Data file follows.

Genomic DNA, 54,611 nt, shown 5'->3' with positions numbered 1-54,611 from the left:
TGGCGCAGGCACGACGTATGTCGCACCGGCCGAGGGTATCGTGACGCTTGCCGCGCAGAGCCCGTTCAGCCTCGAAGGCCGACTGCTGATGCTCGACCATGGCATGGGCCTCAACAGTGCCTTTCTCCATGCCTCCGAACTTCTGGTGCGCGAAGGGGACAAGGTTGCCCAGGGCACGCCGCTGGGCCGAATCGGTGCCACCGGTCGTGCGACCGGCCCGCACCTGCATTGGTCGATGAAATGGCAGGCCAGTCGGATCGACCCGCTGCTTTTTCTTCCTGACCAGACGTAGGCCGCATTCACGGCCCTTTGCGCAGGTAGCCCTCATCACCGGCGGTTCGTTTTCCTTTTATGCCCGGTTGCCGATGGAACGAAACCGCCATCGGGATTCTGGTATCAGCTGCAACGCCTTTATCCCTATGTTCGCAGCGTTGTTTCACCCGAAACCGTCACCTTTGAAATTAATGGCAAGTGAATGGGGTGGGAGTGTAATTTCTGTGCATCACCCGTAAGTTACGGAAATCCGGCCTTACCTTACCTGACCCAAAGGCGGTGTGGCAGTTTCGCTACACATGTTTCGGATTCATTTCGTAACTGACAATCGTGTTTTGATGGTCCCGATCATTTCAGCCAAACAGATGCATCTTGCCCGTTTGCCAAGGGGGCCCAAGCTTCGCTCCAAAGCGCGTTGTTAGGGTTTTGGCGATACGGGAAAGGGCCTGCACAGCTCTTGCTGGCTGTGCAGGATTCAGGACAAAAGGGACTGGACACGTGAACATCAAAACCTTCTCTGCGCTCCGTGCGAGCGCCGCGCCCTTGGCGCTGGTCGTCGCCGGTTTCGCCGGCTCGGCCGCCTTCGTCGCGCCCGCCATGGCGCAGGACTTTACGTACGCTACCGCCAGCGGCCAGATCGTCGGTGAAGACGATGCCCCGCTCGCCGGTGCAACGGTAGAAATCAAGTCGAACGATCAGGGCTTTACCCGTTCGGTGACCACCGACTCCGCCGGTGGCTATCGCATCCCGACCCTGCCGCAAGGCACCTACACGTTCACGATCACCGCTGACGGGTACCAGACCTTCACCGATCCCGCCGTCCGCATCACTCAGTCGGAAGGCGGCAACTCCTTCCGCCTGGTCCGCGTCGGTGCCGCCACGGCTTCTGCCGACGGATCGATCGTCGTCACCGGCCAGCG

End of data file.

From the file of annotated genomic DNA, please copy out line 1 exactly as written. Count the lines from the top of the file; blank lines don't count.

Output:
Genomic DNA, 54,611 nt, shown 5'->3' with positions numbered 1-54,611 from the left: